'The policy has undermined their productivity, increased cost of living, forced them to waste time in traffic – and it hasn't improved collaboration'
The return to office policy that the federal government implemented for its workers at the start of the year could cause the federal public service to break down, claims a union representing federal workers.
In general, 30 per cent of Professional Institute of the Public Service of Canada (PIPSC) members say they are actively looking for another job that will provide them with “the flexibility that they need and want,” says Jennifer Carr, PIPSC president, in talking with Canadian HR Reporter.
“When we delve down into the actual demographics, that number jumps to 50 per cent for our members under 30 [years old]. So in order to have good growth and renewal, to make sure that there's stability within the system, we need to make sure that the people that are leaving are being replaced, and that that progresses. Otherwise, we have areas where we have big gaps.
“We don't want to create an unstable public service; we need to have retention and recruitment.”
Carr asks what is more important to the government?
“Is it the products that we produce on behalf of the government and Canadians in general? Or is it that we sit at x location for 7.5 hours a day times x amount of days? It just doesn't make sense from a professional standpoint, but also from a ‘Do-I-feel-valued?’ standpoint”.
Productivity drops, meetings virtual
In December 2022, Ottawa announced it will adopt a hybrid work model for all federal government workers, requiring workers in core public administration to be on site at least two to three days each week.
“To ensure consistency for our employees and those they serve, we are introducing a common hybrid work model.”
But this has led to troubles for workers, according to PIPSC’s survey of over 17 per cent of the more than 68,000 union members working for federal departments or agencies.
"Six months into the implementation of a one-size-fits-all return to office order, our members report that the policy has undermined their productivity, increased their cost of living, forced them to waste time in traffic – and it hasn't improved collaboration," says Carr.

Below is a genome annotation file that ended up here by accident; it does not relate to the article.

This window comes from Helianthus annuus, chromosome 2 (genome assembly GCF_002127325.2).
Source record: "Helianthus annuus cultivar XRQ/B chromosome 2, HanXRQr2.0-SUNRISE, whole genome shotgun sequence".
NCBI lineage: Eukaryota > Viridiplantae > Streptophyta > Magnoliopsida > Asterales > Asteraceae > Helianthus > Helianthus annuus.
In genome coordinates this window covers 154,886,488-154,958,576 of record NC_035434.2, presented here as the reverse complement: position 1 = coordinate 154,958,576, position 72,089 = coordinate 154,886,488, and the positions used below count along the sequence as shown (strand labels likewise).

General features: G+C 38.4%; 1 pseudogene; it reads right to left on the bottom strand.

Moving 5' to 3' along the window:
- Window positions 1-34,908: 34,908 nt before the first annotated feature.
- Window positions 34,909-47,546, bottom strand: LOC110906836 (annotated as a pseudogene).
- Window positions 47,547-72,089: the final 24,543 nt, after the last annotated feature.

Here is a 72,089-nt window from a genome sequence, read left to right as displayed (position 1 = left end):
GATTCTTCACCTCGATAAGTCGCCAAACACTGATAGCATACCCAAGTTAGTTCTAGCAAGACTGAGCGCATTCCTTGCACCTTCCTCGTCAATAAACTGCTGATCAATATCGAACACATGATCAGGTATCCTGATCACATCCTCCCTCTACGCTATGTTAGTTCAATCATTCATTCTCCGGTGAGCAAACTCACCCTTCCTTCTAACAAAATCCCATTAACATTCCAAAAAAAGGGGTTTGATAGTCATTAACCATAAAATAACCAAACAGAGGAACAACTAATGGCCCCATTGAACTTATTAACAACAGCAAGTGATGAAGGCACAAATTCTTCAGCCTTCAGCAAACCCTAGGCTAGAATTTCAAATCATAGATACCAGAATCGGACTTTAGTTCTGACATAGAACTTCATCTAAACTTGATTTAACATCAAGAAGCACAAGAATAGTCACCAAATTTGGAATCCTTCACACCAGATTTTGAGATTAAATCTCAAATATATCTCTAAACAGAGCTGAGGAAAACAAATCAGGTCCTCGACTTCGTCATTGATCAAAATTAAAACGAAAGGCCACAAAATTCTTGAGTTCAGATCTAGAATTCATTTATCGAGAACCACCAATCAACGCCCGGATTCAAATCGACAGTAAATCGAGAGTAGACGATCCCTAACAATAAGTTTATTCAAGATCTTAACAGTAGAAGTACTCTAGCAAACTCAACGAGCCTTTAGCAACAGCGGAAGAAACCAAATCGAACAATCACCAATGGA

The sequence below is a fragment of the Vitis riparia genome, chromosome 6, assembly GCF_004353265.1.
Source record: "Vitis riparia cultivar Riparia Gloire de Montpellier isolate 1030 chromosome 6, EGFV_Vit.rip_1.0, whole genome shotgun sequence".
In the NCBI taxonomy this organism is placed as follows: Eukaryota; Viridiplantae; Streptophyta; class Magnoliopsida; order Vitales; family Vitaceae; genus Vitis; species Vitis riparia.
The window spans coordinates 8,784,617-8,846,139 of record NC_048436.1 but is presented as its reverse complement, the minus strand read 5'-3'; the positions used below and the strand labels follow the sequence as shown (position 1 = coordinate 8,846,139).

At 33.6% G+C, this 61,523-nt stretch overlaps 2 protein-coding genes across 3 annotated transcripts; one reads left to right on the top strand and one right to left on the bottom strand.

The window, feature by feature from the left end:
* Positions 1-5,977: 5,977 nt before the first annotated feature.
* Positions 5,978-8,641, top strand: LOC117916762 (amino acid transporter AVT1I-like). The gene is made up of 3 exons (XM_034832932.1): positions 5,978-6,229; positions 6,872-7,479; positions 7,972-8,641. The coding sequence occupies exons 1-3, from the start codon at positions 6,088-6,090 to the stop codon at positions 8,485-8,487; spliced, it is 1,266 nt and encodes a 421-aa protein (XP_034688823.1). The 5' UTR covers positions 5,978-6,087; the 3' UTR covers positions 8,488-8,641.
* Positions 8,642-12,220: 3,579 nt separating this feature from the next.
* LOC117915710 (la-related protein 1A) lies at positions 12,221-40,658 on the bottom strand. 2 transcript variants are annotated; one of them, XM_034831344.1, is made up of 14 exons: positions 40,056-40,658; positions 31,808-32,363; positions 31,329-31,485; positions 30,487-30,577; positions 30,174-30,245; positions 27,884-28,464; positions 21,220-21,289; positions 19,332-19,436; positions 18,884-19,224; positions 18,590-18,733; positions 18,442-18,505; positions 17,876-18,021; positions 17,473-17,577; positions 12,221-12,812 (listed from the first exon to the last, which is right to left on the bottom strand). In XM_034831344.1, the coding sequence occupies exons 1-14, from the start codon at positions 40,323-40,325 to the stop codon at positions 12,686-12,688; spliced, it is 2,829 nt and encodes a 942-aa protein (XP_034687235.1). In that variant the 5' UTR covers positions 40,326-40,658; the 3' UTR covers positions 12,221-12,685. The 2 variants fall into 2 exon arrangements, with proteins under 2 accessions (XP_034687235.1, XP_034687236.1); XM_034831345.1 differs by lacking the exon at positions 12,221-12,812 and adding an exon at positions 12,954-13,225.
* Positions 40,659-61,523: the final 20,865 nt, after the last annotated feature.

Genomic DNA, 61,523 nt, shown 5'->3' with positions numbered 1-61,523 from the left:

Seventy per cent of survey respondents report being dissatisfied with how RTO policies were implemented – citing issues like the commuting time and cost, work-life balance and environmental impacts as top concerns.
Sixty-one per cent say productivity has gotten worse, and most respondents said the impact on collaboration is at best neutral.
Furthermore, 80 per cent of meetings are still happening virtually.
“There's lots of dissatisfaction; one, of course, is that it was dropped in there, it was very short notice,” says Carr, who previously raised concerns over the possibility of the government forcing workers back in the office.
“But some of the biggest dissatisfaction is that the office spaces just don't exist anymore. Sixty-five per cent of my members are sharing a space, which means they don't have their own desks, their own chairs.”
While 83 per cent of employers say they believe that the office is set up to allow their employees to be productive, 58 per cent of workers indicate that they struggle to carry out their core job in the office due to distractions, according to a previous report from Unispace.
Also, people with disabilities are not being properly accommodated, says Carr. About 30 to 35 per cent of them say that they don't have a proper office setup and therefore “they are working in pain, or they are injuring themselves further”.
Union demands seat at the table
Despite the findings of the survey, Carr says the federal government is refusing to listen to what the union has to say.
“Our main message here is that the government is insisting that they don't have to consult… If they don't do this survey, they don't understand. So come to the table. Work with us to make sure that we have a stable, sustainable, best-talent working for the federal public service.”